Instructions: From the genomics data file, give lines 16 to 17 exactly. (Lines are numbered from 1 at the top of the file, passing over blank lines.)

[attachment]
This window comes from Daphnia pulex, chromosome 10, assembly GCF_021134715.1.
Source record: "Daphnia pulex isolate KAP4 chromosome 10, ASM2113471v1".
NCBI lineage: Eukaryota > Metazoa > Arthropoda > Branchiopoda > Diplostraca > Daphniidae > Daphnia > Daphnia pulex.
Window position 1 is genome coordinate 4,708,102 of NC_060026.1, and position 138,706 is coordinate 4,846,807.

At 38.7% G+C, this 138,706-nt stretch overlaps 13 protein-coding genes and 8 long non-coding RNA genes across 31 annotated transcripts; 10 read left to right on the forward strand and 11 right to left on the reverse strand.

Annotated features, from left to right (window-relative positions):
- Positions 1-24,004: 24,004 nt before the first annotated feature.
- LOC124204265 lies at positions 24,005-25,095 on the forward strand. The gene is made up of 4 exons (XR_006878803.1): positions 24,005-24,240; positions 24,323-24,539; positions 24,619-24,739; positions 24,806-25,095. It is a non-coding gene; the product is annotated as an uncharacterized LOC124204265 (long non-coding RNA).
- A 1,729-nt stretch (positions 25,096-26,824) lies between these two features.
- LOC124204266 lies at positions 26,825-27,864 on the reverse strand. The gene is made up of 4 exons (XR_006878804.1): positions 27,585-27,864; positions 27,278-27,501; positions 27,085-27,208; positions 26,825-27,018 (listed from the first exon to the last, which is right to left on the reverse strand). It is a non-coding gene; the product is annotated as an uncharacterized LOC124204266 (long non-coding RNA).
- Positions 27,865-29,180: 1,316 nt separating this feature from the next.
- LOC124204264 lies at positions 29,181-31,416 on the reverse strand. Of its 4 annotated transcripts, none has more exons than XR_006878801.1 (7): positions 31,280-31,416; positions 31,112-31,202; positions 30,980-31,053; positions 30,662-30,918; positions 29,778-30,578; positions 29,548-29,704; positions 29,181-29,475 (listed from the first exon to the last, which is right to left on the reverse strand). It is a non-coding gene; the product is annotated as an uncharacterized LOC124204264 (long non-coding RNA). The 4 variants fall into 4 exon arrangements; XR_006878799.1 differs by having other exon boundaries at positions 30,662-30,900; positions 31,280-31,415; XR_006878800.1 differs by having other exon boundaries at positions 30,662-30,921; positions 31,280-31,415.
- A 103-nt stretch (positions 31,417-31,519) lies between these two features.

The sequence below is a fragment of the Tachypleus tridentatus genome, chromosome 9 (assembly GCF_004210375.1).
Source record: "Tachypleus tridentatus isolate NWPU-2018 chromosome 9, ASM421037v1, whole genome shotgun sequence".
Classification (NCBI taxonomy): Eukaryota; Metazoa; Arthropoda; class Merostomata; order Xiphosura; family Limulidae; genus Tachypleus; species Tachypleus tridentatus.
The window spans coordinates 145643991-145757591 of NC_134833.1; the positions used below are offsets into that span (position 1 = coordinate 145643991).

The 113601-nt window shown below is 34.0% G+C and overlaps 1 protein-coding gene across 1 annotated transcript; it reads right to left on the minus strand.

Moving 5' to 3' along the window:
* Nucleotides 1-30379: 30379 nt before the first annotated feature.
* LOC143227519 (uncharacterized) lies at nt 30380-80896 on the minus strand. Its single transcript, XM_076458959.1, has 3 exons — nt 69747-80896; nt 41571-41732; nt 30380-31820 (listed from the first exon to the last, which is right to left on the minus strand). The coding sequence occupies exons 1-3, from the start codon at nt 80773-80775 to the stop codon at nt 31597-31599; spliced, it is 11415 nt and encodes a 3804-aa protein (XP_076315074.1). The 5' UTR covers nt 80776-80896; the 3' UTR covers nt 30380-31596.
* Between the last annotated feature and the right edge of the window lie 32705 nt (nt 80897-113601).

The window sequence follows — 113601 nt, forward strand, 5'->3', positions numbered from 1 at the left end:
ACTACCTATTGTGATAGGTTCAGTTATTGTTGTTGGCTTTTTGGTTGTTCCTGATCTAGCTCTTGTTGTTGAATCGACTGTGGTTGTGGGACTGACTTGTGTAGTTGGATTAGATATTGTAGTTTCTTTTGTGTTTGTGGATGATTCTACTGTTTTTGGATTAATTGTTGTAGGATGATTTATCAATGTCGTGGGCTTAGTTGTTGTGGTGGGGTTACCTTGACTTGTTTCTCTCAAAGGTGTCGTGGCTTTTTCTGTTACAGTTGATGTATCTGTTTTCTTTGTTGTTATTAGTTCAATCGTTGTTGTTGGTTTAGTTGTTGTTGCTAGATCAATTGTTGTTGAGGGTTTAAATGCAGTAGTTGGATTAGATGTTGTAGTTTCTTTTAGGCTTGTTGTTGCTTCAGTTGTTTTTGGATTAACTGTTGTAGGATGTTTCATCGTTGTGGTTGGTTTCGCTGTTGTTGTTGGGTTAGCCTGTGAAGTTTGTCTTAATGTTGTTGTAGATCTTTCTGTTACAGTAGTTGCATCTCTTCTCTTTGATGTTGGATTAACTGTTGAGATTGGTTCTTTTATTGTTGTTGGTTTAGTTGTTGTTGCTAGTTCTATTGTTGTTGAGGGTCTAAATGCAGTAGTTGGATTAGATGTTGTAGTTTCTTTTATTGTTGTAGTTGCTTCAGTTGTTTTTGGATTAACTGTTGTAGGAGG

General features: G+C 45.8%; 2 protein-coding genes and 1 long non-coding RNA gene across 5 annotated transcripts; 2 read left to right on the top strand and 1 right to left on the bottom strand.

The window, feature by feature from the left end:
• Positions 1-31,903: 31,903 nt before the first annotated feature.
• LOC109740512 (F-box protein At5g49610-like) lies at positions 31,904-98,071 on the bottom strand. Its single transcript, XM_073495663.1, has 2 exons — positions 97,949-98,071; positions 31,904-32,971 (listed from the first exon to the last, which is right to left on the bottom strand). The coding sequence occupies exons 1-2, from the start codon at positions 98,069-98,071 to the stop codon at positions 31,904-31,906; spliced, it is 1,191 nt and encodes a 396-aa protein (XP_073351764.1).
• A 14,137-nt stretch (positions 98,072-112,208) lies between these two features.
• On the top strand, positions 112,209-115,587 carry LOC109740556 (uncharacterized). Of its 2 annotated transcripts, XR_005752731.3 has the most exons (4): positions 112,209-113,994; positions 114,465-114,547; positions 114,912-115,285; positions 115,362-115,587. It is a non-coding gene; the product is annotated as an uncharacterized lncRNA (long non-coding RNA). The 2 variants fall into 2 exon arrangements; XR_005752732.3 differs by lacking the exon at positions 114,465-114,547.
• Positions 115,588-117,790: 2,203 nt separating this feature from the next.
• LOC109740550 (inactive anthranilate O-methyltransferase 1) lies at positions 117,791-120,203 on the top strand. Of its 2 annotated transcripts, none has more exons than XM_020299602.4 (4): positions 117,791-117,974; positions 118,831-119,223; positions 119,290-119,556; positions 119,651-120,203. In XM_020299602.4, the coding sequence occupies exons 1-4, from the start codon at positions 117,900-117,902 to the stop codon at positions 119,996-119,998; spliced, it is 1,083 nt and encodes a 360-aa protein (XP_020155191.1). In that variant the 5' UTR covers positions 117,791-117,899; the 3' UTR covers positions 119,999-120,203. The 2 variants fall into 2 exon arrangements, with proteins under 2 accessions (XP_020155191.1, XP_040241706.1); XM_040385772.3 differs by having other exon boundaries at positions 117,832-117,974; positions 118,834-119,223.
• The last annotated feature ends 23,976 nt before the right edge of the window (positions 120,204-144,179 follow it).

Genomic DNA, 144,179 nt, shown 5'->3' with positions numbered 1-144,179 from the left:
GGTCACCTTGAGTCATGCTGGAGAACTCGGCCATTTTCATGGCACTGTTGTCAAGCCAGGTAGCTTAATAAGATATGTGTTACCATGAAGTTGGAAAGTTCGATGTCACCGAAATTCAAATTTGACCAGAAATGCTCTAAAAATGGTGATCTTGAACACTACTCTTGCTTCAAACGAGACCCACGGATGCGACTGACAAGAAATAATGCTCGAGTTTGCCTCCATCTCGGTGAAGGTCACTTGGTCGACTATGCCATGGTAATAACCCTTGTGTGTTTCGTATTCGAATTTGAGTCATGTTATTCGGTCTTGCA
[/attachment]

Classification (NCBI taxonomy): Eukaryota; Metazoa; Arthropoda; class Merostomata; order Xiphosura; family Limulidae; genus Tachypleus; species Tachypleus tridentatus.
The window spans coordinates 145643991-145757591 of NC_134833.1; the positions used below are offsets into that span (position 1 = coordinate 145643991).